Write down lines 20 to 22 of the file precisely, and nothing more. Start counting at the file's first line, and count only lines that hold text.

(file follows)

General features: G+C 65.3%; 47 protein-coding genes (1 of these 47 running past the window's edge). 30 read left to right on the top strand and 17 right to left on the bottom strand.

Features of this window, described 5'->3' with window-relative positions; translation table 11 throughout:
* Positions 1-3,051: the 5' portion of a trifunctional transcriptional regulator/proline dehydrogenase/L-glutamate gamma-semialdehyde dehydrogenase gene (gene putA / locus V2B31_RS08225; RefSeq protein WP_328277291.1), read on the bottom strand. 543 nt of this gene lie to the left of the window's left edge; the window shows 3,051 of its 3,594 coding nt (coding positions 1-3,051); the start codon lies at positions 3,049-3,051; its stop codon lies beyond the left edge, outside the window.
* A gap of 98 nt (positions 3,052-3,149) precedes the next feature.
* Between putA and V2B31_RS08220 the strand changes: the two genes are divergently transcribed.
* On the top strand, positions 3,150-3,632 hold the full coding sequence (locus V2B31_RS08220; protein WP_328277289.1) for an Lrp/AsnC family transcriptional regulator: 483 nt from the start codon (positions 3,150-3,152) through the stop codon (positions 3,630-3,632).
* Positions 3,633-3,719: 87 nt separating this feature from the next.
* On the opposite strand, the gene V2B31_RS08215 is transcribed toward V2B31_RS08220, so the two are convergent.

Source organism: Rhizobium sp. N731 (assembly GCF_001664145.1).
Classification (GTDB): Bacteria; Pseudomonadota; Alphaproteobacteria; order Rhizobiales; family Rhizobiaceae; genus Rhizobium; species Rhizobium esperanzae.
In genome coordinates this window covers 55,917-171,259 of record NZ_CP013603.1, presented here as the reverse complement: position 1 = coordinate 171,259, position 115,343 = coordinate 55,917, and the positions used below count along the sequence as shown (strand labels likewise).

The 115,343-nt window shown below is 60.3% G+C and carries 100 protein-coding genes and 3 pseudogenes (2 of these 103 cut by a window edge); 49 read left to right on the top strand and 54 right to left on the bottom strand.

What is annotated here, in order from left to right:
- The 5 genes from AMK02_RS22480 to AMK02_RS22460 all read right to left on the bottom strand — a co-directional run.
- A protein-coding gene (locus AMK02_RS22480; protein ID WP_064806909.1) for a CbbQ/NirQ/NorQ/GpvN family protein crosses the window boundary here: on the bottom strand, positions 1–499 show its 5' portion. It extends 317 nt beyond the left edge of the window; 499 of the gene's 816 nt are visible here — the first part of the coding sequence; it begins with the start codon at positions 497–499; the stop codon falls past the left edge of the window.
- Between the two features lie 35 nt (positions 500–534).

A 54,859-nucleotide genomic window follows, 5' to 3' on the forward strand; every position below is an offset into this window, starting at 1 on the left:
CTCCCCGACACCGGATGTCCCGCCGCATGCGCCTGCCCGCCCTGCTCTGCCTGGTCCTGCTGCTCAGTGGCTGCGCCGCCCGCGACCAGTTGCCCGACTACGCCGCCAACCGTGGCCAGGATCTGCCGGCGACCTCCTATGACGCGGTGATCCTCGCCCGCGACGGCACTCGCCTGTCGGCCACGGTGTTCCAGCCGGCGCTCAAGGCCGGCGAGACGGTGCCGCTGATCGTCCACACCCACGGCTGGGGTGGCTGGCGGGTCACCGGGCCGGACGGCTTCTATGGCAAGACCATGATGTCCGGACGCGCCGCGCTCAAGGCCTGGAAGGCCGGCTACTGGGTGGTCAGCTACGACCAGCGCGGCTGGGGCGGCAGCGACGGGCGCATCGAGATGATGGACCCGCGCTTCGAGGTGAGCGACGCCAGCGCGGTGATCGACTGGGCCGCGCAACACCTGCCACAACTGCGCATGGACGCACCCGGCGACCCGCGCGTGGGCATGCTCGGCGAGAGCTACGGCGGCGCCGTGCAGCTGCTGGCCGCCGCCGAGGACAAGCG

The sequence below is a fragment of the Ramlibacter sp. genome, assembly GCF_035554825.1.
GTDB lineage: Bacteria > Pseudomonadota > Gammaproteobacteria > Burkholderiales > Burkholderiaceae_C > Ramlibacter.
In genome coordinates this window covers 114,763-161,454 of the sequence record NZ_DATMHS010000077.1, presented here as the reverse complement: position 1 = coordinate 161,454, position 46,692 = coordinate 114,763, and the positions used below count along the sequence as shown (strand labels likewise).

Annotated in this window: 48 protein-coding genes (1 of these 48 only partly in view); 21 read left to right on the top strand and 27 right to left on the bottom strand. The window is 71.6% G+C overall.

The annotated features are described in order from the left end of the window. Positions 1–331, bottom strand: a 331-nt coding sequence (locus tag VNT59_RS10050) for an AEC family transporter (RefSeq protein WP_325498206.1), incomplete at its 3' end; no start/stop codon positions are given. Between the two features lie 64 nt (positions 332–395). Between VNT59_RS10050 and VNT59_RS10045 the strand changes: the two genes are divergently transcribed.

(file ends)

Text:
GTDB lineage: Bacteria > Pseudomonadota > Gammaproteobacteria > Burkholderiales > Burkholderiaceae_C > Ramlibacter.
In genome coordinates this window covers 114,763-161,454 of the sequence record NZ_DATMHS010000077.1, presented here as the reverse complement: position 1 = coordinate 161,454, position 46,692 = coordinate 114,763, and the positions used below count along the sequence as shown (strand labels likewise).

Annotated in this window: 48 protein-coding genes (1 of these 48 only partly in view); 21 read left to right on the top strand and 27 right to left on the bottom strand. The window is 71.6% G+C overall.